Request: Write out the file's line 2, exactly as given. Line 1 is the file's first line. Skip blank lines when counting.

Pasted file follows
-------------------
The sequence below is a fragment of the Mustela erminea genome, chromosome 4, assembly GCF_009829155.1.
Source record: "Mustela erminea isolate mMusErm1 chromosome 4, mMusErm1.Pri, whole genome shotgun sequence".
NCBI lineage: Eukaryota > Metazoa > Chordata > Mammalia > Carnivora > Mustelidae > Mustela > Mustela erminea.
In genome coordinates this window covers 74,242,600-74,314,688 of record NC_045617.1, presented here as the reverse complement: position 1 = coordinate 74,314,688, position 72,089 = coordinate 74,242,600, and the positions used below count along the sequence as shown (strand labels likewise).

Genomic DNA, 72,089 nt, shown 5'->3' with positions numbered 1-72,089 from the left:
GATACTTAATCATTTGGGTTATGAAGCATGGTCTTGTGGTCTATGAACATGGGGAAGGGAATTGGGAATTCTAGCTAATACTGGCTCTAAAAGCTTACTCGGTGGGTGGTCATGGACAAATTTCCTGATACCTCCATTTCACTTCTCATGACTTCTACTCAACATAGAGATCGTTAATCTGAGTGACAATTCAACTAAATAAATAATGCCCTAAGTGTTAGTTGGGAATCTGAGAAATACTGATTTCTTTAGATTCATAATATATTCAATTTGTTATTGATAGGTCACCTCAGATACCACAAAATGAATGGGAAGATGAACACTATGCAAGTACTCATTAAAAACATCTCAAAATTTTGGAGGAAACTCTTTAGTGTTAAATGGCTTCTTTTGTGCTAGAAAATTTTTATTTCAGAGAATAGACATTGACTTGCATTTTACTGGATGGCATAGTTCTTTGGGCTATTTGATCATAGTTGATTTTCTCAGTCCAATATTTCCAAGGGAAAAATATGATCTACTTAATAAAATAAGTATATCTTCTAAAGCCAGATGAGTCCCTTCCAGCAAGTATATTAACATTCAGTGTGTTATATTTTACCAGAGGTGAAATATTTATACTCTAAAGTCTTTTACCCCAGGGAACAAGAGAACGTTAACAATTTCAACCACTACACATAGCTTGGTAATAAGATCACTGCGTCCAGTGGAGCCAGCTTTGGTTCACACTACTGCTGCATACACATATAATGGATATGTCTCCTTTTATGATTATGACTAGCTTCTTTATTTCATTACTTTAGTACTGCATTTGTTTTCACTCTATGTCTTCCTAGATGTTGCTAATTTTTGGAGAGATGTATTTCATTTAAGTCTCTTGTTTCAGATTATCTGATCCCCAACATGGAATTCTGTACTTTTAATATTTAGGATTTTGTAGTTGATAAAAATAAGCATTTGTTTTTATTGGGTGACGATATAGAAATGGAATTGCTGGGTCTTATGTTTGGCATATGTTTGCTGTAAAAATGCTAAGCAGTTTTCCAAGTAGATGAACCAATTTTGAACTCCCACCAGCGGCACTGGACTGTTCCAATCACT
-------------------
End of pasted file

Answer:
Source record: "Mustela erminea isolate mMusErm1 chromosome 4, mMusErm1.Pri, whole genome shotgun sequence".